The polycarbonates produced by interfacial polycondensation with DMSO as the catalyst are obtained readily. The reaction proceeds at low temperature, so there is no need to control the process. Likewise there is no need to dry the starting materials. The process is insensitive to many impurities and environmentally friendly.
3. Results and Discussion
The general polymerization procedure described below was used to prepare various quantities of monomer(s) and different monomer combinations. (Reaction time was 120 min at 293-298 K and stirring at 2000 rpm). The different used combinations are shown in Table 1 (Fig. 2).
Different amounts of DMSO as the catalyst where also studied as well as the volume of CH2Cl2 used as the solvent. The synthesis was planned by using "Statgraphics Plus" program and is presented in Table 2. Measurements of viscosity were performed in these solutions and are also presented in Table 2.
Viscosity number with different amounts of DMSO as the catalyst and CH2Cl2 as the solvent
Lp mol %
cm3 vol %
This synthesis is called "hetero-functional" when at least two monomers react and each monomer has at least two reactive groups [19, 20].
Polycarbonates are synthesized from BPA or BPC and bischloroformate BPA or BPC. In the reaction, one or two monomers containing two -COCl functional groups and one or two bisphenol monomers containing -OH groups are present (Figure 2).
The reaction proceeds at the interphase where the water phase contains BPA or BPC monomers, NaOH, DMSO as the catalyst, and deionised water whereas the organic phase contains methylene chloride as the solvent and bischloroformate BPA or BPC (Fig. 3).
The first step in the synthesis of polycarbonate from BPA or BPC is treatment of monomers with sodium hydroxide. This deprotonates the hydroxyl groups of the monomer molecule. After this the hydroxyl group forms, and the monomers with -OH functional group will be in the form of sodium salt of BPA or BPC, which is more
Oganic phase СНр;
Na +O- ■ Cl-
Wfater phase Hp
Fig. 3. Interfacial polycondensation with DMSO as the catalyst
reactive and more soluble in the water phase. Strict stoichiometry of bisphenol and sodium hydroxide is required as excess sodium hydroxide will reduce the molecular weight.
The role of the catalyst is to transfer the sodium salt of BPA or BPC from water to organic phase. It is done by separation of sodium cations and bisphenol anions in the solution. It is probable that DMSO is linked with sodium ion (Na+) creating Na DMSO+ cation, which is stable during the reaction and is bonded by an ion pair to the bisphenol anion as a strongly polarized molecule containing a positive charge on the sulphur atom and molecular negative charge on the oxygen atom. The chemical behaviour and properties are based on the resonance structures shown below (Fig. 4).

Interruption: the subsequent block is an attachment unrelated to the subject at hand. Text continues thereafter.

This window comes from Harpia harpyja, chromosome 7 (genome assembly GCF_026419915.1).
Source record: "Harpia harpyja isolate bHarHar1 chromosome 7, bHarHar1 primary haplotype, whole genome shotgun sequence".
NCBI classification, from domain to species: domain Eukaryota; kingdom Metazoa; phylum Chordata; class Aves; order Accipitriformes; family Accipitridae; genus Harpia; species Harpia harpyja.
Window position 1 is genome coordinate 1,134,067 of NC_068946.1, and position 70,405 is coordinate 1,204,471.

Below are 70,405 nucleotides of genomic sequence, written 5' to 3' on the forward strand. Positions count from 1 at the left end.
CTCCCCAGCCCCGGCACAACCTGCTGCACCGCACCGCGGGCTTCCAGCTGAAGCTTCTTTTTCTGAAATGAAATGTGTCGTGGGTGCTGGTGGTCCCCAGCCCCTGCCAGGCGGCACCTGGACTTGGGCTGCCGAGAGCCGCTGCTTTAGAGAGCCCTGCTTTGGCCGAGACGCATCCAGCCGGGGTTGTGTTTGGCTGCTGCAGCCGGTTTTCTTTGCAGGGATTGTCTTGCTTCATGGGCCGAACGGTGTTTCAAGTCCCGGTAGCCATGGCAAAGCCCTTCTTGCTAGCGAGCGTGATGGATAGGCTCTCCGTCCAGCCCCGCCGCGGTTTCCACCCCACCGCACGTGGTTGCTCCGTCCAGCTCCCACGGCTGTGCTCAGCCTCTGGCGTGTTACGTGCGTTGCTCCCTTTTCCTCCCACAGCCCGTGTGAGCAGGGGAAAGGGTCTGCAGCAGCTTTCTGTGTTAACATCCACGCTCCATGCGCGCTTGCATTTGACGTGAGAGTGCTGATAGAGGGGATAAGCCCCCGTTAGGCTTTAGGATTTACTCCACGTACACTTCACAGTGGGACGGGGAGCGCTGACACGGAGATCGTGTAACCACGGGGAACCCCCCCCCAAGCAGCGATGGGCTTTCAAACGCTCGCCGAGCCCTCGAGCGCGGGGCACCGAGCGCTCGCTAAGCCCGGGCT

Fig. 4. DMSO resonance structures 
Weventyrber (err'і Fig. 5. BPA + Bischloroformate BPA monomers
Group absorption frequencies
The groups of absorption frequencies
C-H stretching vibrations
C=O stretching vibration
C=O carbonylic compound (sharp band)
Aromatic ring 1:4 substituted (weak intensity) C-O esters of aromatic acids C-O phenol stretching vibrations addition to phenol group
C=CCl2 halogeno-organic compound stretching vibrations (Figs. 7-8)
C(CH3)2 skeletal vibrations (doublet) (Figs. 5-9)
C(CH3)2 deformation vibrations (doublet) (Figs. 5-9)
C=CCl2 organo-halogen compound stretching vibrations (Figs. 7-8)
Fig. 7. BPA 65% + Bischloroformate BPC 35% and Bischloroformate BPC monomers
Fig. 8. BPA 65% + Bischloroformate BPC 35% and Bischloroformate BPA monomers
In the organic phase the transferred monomers react with bischloroformate BPA or BPC dissolved in methylene chloride. When the reaction is complete DMSO links in the organic phase with an ion pair (Na+Cl-) and, as the complex is transferred to the aqueous phase, decreases the unwanted products (Cl-) in the organic phase. The catalyst in the aqueous phase is regenerated and then bonded with the next bisphenol ion pair, enabling the next reaction event.